Democrats fighting uphill battle

Published 7:00 am Wednesday, April 2, 2014

By Agnes Dalton

Guest Columnist 

Democrats are fighting an uphill battle to get teachers an across the board pay raise this year with no strings attached. The Republican-led House passed a bill which would give teachers $4250 raise over 4 years. Teachers would receive $1500 the first two years and if the state’s revenues continued to grow at least 3% would receive $2750 in the third year. Teachers in their first 5 years would see an automatic pay raise but more experienced teachers would have to meet 3 of 22 “benchmarks” ranging from professional certification by the National Board for Professional Teachers’ to sponsoring extracurricular clubs. Democrats found the “benchmarks” unacceptable. Rep. Evans, Democrat from Jackson argued for across the board raises. Evans stated “When you want to give somebody $4 a day then add a bunch of hoops for them to jump through, you are insulting them. That’s what the teachers are telling you all over the state. Despite Democratic objections the bill passed with benchmarks and strings attached.

The Senate unanimously voted to approve raises of $1500 for this July and $1000 next year. In the 3rd year, teachers in schools maintaining A or B ratings would be eligible for merit pay as would teachers in schools that moved up a letter grade. Each school maintaining or moving up to an A would receive $100 per student and those maintaining or moving up to a B would receive $75 per student for merit pay.

Speaker of the House, Phillip Gunn (R) stated that the 3rd year clause in the Senate Bill was unconstitutional therefore negotiations were needed. Democrat Cecil Brown argued that any problem with the third year clause could be ironed out by then since the Legislature meets every year.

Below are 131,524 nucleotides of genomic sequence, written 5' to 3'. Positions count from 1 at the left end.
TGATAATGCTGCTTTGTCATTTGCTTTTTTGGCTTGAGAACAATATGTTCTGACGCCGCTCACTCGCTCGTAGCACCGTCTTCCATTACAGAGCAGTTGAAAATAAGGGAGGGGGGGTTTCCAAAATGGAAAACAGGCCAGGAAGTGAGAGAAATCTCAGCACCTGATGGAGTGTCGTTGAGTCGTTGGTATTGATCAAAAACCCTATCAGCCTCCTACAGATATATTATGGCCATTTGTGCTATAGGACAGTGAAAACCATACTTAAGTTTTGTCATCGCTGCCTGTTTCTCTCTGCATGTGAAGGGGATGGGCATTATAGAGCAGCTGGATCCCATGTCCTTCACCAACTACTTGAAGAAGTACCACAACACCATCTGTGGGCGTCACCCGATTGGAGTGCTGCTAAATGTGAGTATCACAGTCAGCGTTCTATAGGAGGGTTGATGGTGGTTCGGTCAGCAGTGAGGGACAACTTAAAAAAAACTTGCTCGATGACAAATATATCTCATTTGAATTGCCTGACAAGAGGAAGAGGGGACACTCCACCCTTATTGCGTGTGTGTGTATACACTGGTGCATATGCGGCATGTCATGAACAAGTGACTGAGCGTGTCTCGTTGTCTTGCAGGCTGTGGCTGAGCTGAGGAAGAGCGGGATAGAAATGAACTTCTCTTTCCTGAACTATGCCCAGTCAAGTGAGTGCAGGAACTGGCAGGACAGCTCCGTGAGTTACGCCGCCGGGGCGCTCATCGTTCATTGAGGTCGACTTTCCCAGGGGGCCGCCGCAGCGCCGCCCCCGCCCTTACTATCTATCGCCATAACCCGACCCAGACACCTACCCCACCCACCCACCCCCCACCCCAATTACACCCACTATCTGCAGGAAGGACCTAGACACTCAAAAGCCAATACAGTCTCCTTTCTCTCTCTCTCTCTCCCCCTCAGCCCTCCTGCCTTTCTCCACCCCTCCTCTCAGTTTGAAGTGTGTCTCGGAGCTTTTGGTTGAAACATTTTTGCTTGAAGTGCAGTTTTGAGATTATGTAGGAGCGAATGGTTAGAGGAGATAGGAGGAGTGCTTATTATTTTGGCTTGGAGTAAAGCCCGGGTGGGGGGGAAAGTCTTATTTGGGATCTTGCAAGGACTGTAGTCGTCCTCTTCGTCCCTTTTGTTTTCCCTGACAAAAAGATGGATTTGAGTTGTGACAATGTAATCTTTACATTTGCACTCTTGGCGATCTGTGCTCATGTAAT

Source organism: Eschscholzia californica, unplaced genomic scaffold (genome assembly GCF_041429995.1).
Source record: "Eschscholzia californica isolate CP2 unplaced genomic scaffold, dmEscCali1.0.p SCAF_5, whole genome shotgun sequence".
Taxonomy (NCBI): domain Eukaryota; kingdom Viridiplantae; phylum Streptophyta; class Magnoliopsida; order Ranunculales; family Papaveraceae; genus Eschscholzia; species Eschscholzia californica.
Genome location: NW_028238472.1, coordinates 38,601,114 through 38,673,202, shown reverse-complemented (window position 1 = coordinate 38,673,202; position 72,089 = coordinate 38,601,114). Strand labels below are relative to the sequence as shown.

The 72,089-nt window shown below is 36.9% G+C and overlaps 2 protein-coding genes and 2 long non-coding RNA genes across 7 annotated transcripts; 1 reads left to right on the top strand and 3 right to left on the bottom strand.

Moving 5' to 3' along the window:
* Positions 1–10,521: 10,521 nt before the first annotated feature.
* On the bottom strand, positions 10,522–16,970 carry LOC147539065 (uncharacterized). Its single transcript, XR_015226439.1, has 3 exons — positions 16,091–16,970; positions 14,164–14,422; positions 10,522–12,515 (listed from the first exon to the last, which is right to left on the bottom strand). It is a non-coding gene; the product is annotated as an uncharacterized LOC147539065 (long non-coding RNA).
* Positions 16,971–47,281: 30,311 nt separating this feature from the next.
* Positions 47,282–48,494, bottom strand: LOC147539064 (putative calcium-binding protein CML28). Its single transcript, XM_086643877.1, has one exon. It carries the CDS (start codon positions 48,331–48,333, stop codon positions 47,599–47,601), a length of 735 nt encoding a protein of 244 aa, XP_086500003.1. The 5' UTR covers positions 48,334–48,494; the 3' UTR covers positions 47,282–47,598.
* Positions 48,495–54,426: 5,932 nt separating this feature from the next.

The House rejected a Democratic attempt to accept Senate’s version which was smaller but contained no benchmarks or strings.

Democrats argued the House should accept the Senate’s version rather than have it fail by requesting negotiations.

House Minority Leader Bobby Moak (D) said, “I think the percentage game is to take the money that’s on the table. Don’t risk it.” To which Rep. Herb Frierson, (R) of Poplarville said, “We don’t need to cut and run when we’re on the high ground.” The Republican House decided to negotiate with a Senate conference committee for four years, across the board raises which is a change from the original plan in that it drops “benchmarks.”

Speaker of the House, Phillip Gunn (R) was previously quoted about the original House Bill that “The realty is, we have two options. We can bring out a bill that sounds great and talks about an across the board raise, gives them $5,000 and it’ll die. It happened last year. The Governor and Lt. Governor are against it. We can pass it and proclaim ourselves political heroes; and be great in the eyes of the teachers and they’ll get zero in their pockets. Or we can do this bill, which I believe has a legitimate chance of success and it’ll put dollars into their pockets.”

Agnes is the Democratic Party chairperson for Pearl River County.